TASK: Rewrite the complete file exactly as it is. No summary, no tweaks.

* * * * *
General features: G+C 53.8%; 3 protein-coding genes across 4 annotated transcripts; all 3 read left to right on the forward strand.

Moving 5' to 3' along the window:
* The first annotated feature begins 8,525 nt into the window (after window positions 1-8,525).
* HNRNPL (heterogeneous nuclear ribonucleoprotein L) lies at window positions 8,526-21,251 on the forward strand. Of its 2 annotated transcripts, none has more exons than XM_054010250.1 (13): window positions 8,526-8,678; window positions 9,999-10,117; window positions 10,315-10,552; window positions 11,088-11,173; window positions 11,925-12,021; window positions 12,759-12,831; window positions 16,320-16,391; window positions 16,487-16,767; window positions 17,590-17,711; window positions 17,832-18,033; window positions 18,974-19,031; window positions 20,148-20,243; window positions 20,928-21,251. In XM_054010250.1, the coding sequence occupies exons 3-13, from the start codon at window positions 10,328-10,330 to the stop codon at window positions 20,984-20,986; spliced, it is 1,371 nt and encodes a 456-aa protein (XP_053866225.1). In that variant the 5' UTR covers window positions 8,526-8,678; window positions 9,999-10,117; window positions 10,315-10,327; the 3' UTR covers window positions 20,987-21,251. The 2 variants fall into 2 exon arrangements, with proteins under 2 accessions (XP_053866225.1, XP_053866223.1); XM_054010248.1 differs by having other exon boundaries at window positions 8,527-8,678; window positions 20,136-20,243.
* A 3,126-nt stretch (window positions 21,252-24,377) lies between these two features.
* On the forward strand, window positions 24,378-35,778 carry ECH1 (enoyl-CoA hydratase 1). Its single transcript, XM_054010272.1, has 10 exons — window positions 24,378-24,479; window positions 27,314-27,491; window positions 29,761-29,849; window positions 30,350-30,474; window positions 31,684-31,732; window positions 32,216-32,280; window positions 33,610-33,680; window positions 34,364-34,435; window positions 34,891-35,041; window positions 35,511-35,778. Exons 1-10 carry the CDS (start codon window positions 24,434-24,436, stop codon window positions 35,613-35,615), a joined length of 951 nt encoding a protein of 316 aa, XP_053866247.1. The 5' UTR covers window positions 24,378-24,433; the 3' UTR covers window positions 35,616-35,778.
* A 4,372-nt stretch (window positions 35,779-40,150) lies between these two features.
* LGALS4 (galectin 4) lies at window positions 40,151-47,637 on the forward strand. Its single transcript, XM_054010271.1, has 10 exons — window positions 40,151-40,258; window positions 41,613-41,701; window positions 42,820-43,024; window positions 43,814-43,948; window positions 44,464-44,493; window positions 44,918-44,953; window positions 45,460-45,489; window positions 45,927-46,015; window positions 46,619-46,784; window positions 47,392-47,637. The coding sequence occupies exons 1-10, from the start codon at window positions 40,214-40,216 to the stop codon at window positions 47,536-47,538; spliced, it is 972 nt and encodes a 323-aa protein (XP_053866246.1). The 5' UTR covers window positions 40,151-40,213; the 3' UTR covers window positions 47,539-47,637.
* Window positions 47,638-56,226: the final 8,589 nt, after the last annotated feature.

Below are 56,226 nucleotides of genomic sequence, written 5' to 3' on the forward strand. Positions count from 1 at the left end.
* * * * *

General features: G+C 53.8%; 3 protein-coding genes across 4 annotated transcripts; all 3 read left to right on the forward strand.

Moving 5' to 3' along the window:
* The first annotated feature begins 8,525 nt into the window (after window positions 1-8,525).
* HNRNPL (heterogeneous nuclear ribonucleoprotein L) lies at window positions 8,526-21,251 on the forward strand. Of its 2 annotated transcripts, none has more exons than XM_054010250.1 (13): window positions 8,526-8,678; window positions 9,999-10,117; window positions 10,315-10,552; window positions 11,088-11,173; window positions 11,925-12,021; window positions 12,759-12,831; window positions 16,320-16,391; window positions 16,487-16,767; window positions 17,590-17,711; window positions 17,832-18,033; window positions 18,974-19,031; window positions 20,148-20,243; window positions 20,928-21,251. In XM_054010250.1, the coding sequence occupies exons 3-13, from the start codon at window positions 10,328-10,330 to the stop codon at window positions 20,984-20,986; spliced, it is 1,371 nt and encodes a 456-aa protein (XP_053866225.1). In that variant the 5' UTR covers window positions 8,526-8,678; window positions 9,999-10,117; window positions 10,315-10,327; the 3' UTR covers window positions 20,987-21,251. The 2 variants fall into 2 exon arrangements, with proteins under 2 accessions (XP_053866225.1, XP_053866223.1); XM_054010248.1 differs by having other exon boundaries at window positions 8,527-8,678; window positions 20,136-20,243.
* A 3,126-nt stretch (window positions 21,252-24,377) lies between these two features.
* On the forward strand, window positions 24,378-35,778 carry ECH1 (enoyl-CoA hydratase 1). Its single transcript, XM_054010272.1, has 10 exons — window positions 24,378-24,479; window positions 27,314-27,491; window positions 29,761-29,849; window positions 30,350-30,474; window positions 31,684-31,732; window positions 32,216-32,280; window positions 33,610-33,680; window positions 34,364-34,435; window positions 34,891-35,041; window positions 35,511-35,778. Exons 1-10 carry the CDS (start codon window positions 24,434-24,436, stop codon window positions 35,613-35,615), a joined length of 951 nt encoding a protein of 316 aa, XP_053866247.1. The 5' UTR covers window positions 24,378-24,433; the 3' UTR covers window positions 35,616-35,778.
* A 4,372-nt stretch (window positions 35,779-40,150) lies between these two features.
* LGALS4 (galectin 4) lies at window positions 40,151-47,637 on the forward strand. Its single transcript, XM_054010271.1, has 10 exons — window positions 40,151-40,258; window positions 41,613-41,701; window positions 42,820-43,024; window positions 43,814-43,948; window positions 44,464-44,493; window positions 44,918-44,953; window positions 45,460-45,489; window positions 45,927-46,015; window positions 46,619-46,784; window positions 47,392-47,637. The coding sequence occupies exons 1-10, from the start codon at window positions 40,214-40,216 to the stop codon at window positions 47,536-47,538; spliced, it is 972 nt and encodes a 323-aa protein (XP_053866246.1). The 5' UTR covers window positions 40,151-40,213; the 3' UTR covers window positions 47,539-47,637.
* Window positions 47,638-56,226: the final 8,589 nt, after the last annotated feature.

Below are 56,226 nucleotides of genomic sequence, written 5' to 3' on the forward strand. Positions count from 1 at the left end.